## J1.05: Section 1 Part 4

Negative output values in exponential models: When the initial amount is a negative number (this usually happens when the y value describes a difference from a reference value), the only difference is that all of the model’s output values will be negative and the graphs will thus be reflected around the x-axis, “upside down” compared to models with positive initial values.

 Relationship of exponential models with negative initial amounts to the x-axis Exponential growth Faster growth rate Exponential decay Faster decay rate

Example 5: The table to the right shows the temperature of a soda can as it warms up in a room whose temperature is 75°F.   Use an exponential model to: [a] estimate the decay rate per minute of the difference between the can temperature and the room temperature, [b] predict the can temperature at 20 minutes, and [c] estimate the half-life of the warming process.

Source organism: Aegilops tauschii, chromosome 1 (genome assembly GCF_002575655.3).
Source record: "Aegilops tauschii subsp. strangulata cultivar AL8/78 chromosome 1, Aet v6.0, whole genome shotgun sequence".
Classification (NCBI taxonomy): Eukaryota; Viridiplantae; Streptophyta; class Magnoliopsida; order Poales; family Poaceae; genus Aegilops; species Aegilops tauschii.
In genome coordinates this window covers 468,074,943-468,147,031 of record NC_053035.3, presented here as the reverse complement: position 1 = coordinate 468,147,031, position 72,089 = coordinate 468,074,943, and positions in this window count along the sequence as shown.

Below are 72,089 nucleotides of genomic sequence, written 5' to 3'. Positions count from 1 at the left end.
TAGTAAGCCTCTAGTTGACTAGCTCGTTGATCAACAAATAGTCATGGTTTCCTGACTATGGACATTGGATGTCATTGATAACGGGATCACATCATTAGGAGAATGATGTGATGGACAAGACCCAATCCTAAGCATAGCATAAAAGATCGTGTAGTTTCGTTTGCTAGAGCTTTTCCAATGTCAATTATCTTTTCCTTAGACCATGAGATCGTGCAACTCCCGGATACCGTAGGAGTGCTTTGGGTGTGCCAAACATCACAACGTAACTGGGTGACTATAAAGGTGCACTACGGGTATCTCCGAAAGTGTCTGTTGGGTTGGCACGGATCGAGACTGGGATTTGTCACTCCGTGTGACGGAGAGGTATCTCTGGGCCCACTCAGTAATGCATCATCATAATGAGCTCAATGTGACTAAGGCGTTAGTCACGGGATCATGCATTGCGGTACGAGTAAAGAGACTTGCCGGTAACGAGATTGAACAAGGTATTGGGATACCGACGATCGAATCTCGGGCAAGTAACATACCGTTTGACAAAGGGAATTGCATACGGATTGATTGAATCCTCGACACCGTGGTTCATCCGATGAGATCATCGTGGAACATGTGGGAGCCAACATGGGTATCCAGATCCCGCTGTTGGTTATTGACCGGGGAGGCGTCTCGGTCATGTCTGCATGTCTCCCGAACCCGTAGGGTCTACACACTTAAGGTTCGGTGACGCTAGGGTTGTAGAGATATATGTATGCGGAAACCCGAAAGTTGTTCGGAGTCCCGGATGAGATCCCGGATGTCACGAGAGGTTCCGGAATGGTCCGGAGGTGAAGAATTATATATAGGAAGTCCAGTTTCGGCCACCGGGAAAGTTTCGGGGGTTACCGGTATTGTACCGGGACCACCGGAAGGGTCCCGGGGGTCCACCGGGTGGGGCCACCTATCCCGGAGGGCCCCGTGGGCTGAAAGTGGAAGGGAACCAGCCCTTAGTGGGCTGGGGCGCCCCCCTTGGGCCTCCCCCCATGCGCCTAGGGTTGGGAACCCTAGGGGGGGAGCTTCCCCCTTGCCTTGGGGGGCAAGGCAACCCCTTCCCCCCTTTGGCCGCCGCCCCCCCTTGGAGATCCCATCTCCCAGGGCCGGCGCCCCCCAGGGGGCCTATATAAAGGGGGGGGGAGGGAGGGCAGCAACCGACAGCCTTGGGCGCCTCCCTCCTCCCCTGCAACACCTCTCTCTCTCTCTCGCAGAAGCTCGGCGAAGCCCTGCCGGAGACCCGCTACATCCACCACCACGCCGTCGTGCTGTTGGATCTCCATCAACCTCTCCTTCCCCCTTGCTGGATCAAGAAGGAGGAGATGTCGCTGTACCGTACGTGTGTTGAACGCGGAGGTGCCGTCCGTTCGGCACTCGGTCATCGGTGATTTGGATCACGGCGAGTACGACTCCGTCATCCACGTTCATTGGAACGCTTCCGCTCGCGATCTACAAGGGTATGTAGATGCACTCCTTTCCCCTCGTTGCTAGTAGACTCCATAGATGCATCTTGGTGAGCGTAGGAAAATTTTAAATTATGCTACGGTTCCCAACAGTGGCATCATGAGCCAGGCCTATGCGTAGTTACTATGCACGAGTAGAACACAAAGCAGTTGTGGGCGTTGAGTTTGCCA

Solution:

Since the temperature of the can is not converging on zero, we can’t directly use can temperature as a variable in an exponential-decay model. Instead, we will subtract the room temperature from the can temperature and use that difference as the output variable for the model.

Put this dataset into the exponential-model spreadsheet, then adjust the parameters to make the model fit the data. You will find that the data is well matched by an exponential model whose initial-value parameter is -40 and whose “growth” rate is -0.09 (which is really a decay rate since it is negative).

Original data

 Minutes out of cooler Temperature of can 0 35 5 50 10 59 15 65

Redefined data

 Minutes out of cooler Degrees from 75° F 0 -40 5 -25 10 -16 15 -10

Evaluating the model for x = 20 gives a predicted difference at that time of 6.1 degrees below the room temperature of 75°F.

The data point whose y value is furthest from zero is the first one at (x=0, y=-40). The line halfway to the x-axis is at y=–20, which crosses the model graph at between 7 and 8 minutes.